Wednesday, December 31, 2014

Button-Up Colette Pastille Dress

Hello there.
     Today is the day. This is the day that the year two-thousand and fourteen officially ends and a new cycle of three-hundred and sixty-five days begin. I am actually really excited about this coming year. Seriously, it is 2015. It ends in a 5. How. Cool. Is. That? Okay, okay, I admit it. I am a little strange, but I like things that end in zeros and fives!
      Anyway. . . I do not have a fantastic round-up post planned or an amazing year-end review of life. Instead, I have another dress to show you! I actually made this dress quite some time ago, but with all of the Christmas sewing and knitting that I have been doing, it is a wonder I accomplished anything! Introducing my Button-Up Pastille:

This is definitely one of my favorite dresses! I have recently discovered that I really, really like buttons, and, in most cases, I prefer them over zippers. 

This dress is actually a compilation of two different patterns. I purchased Sense and Sensibility's Ladies 1950's Party Dress a long, long time ago (Probably last year!) and at that point I did not know a lot about fitting. (I still don't, but that is beside the point. . .) When I attempted to make it, the bodice did not fit at all. I was quite put out. The bodice was disposed of and I repurposed the skirt pieces (Finally!) to make this. There was just enough of the fabric leftover to cut out the bodice.

 I was actually surprised at how easy this pattern was to convert to a button-up. I garnered most of my information from Tasia's (<--this link goes to Tasia's blog) tutorial on how to make a button-up Cambie dress (<--this link goes to the tutorial).

Once I had my pattern pieces adjusted for buttons, this was a whiz to sew up. The skirt was already sewn together, all I had to do was gather it to the waistband. Yes, I added a one inch waistband to this dress. Sometimes gathered skirts can enable you to lose your waist line, but I discovered that using the waistband gave it a bit of waist definition.

This is a flower clip that I made using a fake flower from somewhere and a rolled fabric flower. I winged this clip together on the spur of a moment so I was pleasantly surprised when this ended up being one of my favorite flowers.

 If you had not noticed, the buttons only go part way down. I made up that bit as I went along. I could not find any good tutorial explaining how to do a partial button-up dress. Then I found this post by Mary at Idle Fancy where she told how she used a side zipper to achieve the partial button-up. Using the zipper would work amazingly, but I am determined to figure out a "professional" way to do a partial button-up without it.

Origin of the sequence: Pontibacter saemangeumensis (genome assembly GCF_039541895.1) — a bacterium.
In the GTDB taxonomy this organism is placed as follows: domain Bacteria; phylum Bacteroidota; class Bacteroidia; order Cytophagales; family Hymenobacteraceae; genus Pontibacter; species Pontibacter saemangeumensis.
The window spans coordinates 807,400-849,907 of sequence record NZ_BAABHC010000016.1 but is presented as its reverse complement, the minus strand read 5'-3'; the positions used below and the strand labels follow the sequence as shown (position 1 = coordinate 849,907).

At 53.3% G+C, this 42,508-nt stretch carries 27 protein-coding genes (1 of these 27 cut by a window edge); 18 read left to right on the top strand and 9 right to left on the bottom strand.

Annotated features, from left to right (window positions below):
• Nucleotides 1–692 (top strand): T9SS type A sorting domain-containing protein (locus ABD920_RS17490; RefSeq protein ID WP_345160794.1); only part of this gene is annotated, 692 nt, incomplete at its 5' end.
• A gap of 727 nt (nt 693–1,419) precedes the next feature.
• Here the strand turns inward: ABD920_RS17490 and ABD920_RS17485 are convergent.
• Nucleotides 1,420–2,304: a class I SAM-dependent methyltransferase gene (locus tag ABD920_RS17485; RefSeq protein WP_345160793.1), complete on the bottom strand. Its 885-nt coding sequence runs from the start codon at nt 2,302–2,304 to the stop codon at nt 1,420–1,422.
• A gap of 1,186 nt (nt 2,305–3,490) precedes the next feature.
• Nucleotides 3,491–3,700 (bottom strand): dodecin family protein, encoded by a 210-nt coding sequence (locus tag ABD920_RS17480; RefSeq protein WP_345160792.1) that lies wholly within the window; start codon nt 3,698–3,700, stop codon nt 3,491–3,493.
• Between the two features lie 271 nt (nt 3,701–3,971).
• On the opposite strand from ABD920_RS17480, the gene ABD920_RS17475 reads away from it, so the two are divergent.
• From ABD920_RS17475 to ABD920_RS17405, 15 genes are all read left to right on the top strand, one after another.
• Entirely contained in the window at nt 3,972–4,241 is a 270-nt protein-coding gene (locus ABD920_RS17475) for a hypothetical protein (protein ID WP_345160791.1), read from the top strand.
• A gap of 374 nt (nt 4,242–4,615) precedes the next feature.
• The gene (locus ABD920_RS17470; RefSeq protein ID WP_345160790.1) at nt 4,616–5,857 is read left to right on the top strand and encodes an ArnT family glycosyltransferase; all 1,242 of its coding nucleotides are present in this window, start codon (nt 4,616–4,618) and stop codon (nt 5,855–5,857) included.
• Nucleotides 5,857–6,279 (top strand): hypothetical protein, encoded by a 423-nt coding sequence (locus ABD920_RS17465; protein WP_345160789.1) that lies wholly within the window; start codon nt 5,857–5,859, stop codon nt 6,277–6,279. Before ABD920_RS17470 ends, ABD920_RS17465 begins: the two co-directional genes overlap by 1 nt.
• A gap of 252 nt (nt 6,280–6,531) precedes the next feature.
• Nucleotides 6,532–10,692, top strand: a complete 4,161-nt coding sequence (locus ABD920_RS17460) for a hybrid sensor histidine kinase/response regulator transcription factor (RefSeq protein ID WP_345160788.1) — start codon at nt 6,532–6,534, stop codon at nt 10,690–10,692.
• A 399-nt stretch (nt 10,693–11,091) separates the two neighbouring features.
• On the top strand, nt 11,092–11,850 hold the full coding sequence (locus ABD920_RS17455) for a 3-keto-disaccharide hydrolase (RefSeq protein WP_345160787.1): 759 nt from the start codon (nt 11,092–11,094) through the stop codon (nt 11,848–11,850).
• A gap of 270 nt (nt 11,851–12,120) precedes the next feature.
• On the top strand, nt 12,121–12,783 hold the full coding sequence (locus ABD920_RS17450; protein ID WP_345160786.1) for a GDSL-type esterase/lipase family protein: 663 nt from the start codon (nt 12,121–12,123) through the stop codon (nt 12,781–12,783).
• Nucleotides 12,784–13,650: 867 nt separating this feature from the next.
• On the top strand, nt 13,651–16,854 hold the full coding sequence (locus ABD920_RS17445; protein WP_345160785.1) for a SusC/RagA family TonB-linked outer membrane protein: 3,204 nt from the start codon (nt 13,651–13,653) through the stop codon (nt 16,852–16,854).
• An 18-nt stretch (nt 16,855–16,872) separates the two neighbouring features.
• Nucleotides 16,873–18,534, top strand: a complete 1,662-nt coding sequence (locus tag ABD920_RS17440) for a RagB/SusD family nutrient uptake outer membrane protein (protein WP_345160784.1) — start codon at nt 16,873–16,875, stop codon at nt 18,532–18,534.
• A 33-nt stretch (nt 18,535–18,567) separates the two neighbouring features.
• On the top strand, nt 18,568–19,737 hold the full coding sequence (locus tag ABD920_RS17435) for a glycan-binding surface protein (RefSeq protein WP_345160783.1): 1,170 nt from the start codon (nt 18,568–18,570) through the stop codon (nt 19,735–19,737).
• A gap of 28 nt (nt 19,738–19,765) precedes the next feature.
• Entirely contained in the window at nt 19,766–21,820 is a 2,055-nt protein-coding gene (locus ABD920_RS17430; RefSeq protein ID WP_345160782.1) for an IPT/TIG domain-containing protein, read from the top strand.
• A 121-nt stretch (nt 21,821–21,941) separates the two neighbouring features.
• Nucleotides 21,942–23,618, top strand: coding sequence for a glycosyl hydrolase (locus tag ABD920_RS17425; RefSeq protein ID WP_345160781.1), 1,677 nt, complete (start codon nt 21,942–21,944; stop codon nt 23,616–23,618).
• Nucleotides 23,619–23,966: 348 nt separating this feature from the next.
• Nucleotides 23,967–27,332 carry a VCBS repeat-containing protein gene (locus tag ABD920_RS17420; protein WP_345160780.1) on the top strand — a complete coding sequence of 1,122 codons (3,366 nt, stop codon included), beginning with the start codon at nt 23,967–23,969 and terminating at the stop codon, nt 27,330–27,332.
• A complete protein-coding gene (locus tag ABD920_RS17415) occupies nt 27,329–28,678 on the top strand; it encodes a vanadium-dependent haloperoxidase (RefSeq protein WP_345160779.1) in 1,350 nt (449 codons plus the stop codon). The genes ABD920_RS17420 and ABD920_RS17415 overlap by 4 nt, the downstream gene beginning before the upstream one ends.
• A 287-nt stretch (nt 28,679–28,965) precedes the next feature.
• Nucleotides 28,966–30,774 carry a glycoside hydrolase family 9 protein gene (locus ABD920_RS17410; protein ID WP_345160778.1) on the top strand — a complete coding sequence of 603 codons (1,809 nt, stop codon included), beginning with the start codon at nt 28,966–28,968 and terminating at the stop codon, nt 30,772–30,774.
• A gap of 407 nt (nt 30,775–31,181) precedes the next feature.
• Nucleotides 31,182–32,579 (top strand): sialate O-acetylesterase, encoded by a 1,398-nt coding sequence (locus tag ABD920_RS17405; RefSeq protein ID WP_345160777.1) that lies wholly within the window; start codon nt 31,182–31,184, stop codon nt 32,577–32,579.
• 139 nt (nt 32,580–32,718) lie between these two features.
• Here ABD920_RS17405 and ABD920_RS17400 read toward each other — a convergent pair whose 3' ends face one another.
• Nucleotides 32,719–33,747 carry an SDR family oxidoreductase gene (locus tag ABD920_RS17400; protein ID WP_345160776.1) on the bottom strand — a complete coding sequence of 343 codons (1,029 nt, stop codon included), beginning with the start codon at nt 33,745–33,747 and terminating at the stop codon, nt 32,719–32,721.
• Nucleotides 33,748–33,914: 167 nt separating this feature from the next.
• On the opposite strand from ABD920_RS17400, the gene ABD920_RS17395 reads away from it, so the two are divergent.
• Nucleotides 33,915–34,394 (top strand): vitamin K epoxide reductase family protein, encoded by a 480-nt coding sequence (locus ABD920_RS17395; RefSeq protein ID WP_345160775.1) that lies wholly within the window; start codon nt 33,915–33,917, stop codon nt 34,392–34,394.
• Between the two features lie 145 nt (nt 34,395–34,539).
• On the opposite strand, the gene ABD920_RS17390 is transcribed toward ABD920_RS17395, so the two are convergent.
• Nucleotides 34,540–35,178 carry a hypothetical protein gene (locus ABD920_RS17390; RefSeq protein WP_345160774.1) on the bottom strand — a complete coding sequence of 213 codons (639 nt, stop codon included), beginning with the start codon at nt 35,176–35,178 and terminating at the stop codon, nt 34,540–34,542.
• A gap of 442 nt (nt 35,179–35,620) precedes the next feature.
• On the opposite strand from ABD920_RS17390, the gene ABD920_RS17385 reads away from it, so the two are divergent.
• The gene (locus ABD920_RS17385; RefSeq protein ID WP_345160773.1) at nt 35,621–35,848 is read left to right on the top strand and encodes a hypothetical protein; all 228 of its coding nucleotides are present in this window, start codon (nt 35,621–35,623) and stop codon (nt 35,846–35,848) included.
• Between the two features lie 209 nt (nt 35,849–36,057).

Here you can see the waistband a bit better.

Notes For The Avid Seamstress:
Fabric: Quilting cotton from Joann. (Pretty soon I won't even have to put this in here any more. You will already know!)
Notions:  Buttons - Possibly vintage, I purchased them from a thrift store; Lace - vintage from my stash
Notes: There is nothing that I can think of that I would change on this dress. I will make my facing a bit thinner just to save on interfacing and fabric, but I love everything about the dress itself. It is super comfortable. Casual enough for everyday, but still dressy enough to wear to church or town. A quick note on my failure to make the Party Dress: I now know that I needed to do a FBA which would probably have eliminated most if not all of my issues. I am planning to reattempt this dress at some point to prove to myself that it really is a lovely dress pattern!
Fellow Bloggers Renditions: I have just decided to add a few of my favorite makes from other bloggers using the same pattern.
1. Brigid and Charlotte from The Boyer Family Singers have made several different variations of the Ladies Party dress here, here, here, here, and here.
2. Katrina from Edelweiss Patterns made three versions of the Party Dress here, and here.

Have a fantastic New Year's Eve!



  1. A beautiful dress. Love the fabric and your button adaptation - very clever indeed!

  2. What a beautiful dress, Emily! Turning the pastille into a button-down dress was a stroke of genius--it's a really lovely take on this pattern. Incidentally, I've seen vintage patterns that handle the half-button down by using a placket technique. I know I have some in my stash that do this--I'll try to snap a photo of the instructions and send them your way.

    1. Thank you Mary! I would really appreciate any help you could give me. It is much nicer to have some type of guidelines rather than just throwing things together and hoping they turn out!

  3. I absolutely adore this dress! I am a beginning sewer with SO much to learn, but this would absolutely be my goal dress ~ it is gorgeous and lovely on you!

    1. Thank you very much! I am glad you like it. I am not a very advanced seamstress either, and this dress looks much harder to make then it really is. I am sure you could make a dress exactly like this without too much trouble. The hardest part is in getting the fit right. Once you have the fit of a pattern down, there is nothing you cannot do!